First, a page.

20th Century Fox Home Entertainment
Cast: Donald Sutherland, Paul Newman, Geraldine Chaplin, Mia Farrow, Paul Dooley
Extras: Commentary Track, Still Gallery, Featurettes, Trailers
Robert Altman is one of the most unusual of American directors, a constant risk-taker who has challenged Hollywood conventions, yet held in high esteem by the very industry that he defies. As such, he has had more than his share of failures, both critical and commercial, yet his films continue to influence young filmmakers and strike chords with audiences, whether they like what they're seeing or not.
Perhaps to coincide with Altman's recent reception of the Lifetime Achievement Academy Award, 20th Century Fox Home Entertainment has released "The Robert Altman Collection," a box set showcasing the filmmaker's diverse talents and, perhaps, obsessions. It is certainly a mixed bag of movies, with one of his best-known films and three relatively obscure ones, offering a look into the path of his career throughout the 1970s.
The first film in the collection happens to be his biggest hit, the darkly satirical "MASH" (1970). An irreverent look at the unruly and sexual hijinks of an army medical crew during the Korean War, the film stars Donald Sutherland and Elliott Gould as a pair of laid-back surgeons with a penchant for playing golf and mixing martinis, much to the chagrin of Major "Hot Lips" O'Houlihan (Sally Kellerman), the head nurse. Famous for its combination of broad humor and bloody realism, "MASH" was a landmark in the anti-war movement of the 1960s and 1970s.
Next up is the romantic comedy "A Perfect Couple" (1979). Paul Dooley and Marta Heflin star in this genuinely offbeat film about the two unlikeliest of lovers – he a middle-aged member of a Greek patriarchal family, she an unsatisfied rock singer. Having met through a computerized dating service, they find that they have more in common than they first expected, leading them through a rocky and often hilarious relationship.
The true prize of this collection is "A Wedding" (1978), Altman's take on that great American obsession, the society wedding. This film is a fine example of the director's famous mosaic style with nearly fifty characters intertwined in various subplots and featuring his trademark overlapping dialogue. "A Wedding" boasts memorable performances from its eclectic cast, including Carol Burnett as the flustered mother of the bride, Geraldine Chaplin as a fanatical mistress of ceremonies, Mia Farrow as the maid of honor who may not be so honorable, and Lillian Gish as a family matriarch who decides to drop dead before the reception.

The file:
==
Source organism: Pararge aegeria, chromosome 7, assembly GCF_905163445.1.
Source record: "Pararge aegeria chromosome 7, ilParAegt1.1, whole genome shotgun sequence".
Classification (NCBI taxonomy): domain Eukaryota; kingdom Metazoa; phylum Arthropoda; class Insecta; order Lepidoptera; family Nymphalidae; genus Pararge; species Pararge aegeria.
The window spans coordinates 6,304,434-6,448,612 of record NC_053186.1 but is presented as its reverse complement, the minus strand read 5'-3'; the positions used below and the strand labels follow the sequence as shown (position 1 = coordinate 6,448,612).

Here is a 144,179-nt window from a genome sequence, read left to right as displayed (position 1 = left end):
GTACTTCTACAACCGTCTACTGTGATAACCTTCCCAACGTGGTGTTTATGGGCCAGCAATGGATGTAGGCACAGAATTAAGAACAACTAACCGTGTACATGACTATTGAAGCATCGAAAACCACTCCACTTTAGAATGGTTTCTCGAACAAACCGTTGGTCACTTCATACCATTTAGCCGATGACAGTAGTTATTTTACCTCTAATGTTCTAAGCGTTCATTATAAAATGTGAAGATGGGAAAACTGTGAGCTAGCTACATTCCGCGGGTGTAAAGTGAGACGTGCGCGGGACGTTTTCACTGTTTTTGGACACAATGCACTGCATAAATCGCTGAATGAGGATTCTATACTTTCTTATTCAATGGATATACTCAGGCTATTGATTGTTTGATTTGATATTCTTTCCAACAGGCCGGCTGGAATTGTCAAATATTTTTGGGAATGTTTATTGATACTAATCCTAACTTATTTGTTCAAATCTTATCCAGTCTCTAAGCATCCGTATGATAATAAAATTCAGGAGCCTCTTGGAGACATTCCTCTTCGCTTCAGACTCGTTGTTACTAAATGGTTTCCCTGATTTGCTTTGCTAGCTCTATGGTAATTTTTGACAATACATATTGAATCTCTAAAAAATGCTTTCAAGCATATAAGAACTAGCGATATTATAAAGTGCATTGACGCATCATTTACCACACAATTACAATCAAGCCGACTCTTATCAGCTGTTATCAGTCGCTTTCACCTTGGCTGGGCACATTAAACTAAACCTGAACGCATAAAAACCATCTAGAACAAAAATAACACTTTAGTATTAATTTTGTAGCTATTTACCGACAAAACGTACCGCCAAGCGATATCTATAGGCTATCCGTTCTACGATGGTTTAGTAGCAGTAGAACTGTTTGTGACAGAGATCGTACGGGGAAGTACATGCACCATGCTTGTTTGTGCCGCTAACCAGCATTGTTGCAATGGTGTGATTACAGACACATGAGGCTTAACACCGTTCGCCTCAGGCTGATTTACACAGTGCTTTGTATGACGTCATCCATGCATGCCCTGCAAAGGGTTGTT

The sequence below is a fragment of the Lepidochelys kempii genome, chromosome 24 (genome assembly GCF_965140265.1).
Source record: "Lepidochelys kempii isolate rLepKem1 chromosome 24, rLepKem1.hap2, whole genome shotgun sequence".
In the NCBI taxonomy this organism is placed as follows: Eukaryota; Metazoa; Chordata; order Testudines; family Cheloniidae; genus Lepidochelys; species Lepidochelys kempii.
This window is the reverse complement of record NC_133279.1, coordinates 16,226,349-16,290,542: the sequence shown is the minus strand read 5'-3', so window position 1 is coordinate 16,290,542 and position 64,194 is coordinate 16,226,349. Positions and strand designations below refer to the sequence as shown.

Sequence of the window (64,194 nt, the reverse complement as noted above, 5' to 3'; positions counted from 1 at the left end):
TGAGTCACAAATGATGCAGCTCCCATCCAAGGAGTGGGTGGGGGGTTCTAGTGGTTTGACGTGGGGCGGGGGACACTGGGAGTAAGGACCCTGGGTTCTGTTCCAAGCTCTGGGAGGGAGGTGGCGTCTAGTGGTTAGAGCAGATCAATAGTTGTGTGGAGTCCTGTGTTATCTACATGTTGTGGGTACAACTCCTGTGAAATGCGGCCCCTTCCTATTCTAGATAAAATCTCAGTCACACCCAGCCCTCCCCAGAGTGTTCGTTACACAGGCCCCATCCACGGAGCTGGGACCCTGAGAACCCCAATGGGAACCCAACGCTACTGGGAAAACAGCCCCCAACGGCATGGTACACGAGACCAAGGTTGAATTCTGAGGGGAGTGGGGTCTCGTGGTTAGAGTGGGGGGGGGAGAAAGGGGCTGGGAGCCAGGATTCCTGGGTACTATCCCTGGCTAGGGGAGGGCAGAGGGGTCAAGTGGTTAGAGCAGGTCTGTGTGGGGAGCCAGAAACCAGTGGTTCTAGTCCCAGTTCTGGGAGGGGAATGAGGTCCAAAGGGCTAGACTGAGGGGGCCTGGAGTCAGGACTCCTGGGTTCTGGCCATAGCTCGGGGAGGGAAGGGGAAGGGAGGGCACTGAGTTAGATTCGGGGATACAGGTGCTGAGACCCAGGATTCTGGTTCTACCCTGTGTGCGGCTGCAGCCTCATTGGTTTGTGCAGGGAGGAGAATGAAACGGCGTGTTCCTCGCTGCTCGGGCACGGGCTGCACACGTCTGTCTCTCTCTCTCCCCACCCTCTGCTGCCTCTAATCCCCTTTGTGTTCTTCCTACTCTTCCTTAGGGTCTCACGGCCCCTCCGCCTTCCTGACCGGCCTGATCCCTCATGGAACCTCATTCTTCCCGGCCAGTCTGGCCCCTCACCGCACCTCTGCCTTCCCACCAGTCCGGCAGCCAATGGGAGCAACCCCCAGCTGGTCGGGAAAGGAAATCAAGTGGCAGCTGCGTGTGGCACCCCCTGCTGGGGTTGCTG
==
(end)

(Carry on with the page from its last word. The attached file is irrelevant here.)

Rounding out the collection is 1979's "Quintet," Altman's perplexing, nihilistic view of the future. Paul Newman stars in this troubling sci-fi outing about the last human survivors of a new ice age who engage in a deadly game to stay alive. With striking art direction and a storyline that inspires more questions than answers, this is probably one of Altman's most fascinating but least accessible films.
Like the movies themselves, 20th Century Fox Home Entertainment's presentation is wildly uneven. All of the films are presented in anamorphic widescreen, but it is difficult to judge exactly how good the image quality is, as Altman frequently shot on tight budgets and often deliberately strove for a murky look.
"MASH" is without a doubt the best-looking of the bunch, showcasing deep blacks and little grain, which was most likely intentional. "Quintet" also looks reasonably clear. It must be noted that Altman applied a special filter (and in some cases, Vaseline) to the cameras during the making of this film to give the edges a blurred appearance. This is in no way a flaw on the DVD transfer.
"A Wedding" and "A Perfect Couple" both alternate between a very clear presentation and a grainy, VHS-quality appearance. Altman's trademark use of zoom lens may have partially contributed to this inconsistency, though a small portion of "A Wedding" displays very poor saturation with colors seemingly bleeding into one another.
Language options differ from disc to disc as well. "A Wedding" contains an English track in 5.1 channel Dolby Digital, while the rest of the films feature a English Dolby Digital stereo track. "MASH" and "Quintet" both offer alternate English and French monaural tracks. "A Perfect Couple," "A Wedding," and "Quintet" all feature a monaural track in Spanish.
"MASH" is presented in the same single-disc edition that was released in late 2004, complete with an audio commentary by the director, theatrical trailer, still gallery, and an "AMC Backstory" featurette. The commentary gets off to a slow start, with several long stretches of silence, but it eventually picks up, with Altman providing some enlightening information. The "Backstory" episode is a nice attraction, but hardly the in-depth retrospective that a film of this caliber deserves.
The rest of the discs are fairly sparse in the special features department. Each comes with theatrical trailers and a short featurette with interviews by Altman, cast and crew members. Paul Dooley, Marta Heflin, and Desi Arnaz, Jr., among others, turn up to offer their recollections of working with Altman and experiencing his often unorthodox ways of filming.
"The Robert Altman Collection" will most likely appeal solely to diehard fans of the director who can appreciate his unique style of filmmaking and undying commitment to experimentation. This assortment offers a small taste of the director's wide range of interests and talents and his incredible knack for conjuring fine performances from his actors. Controversial, misunderstood, and always intriguing, Robert Altman is a true original, and this set is a testament to his love of filmmaking and ever-increasing influence. Given their reputations, we are really lucky to have these films on DVD at all, which makes this collection even more worthwhile.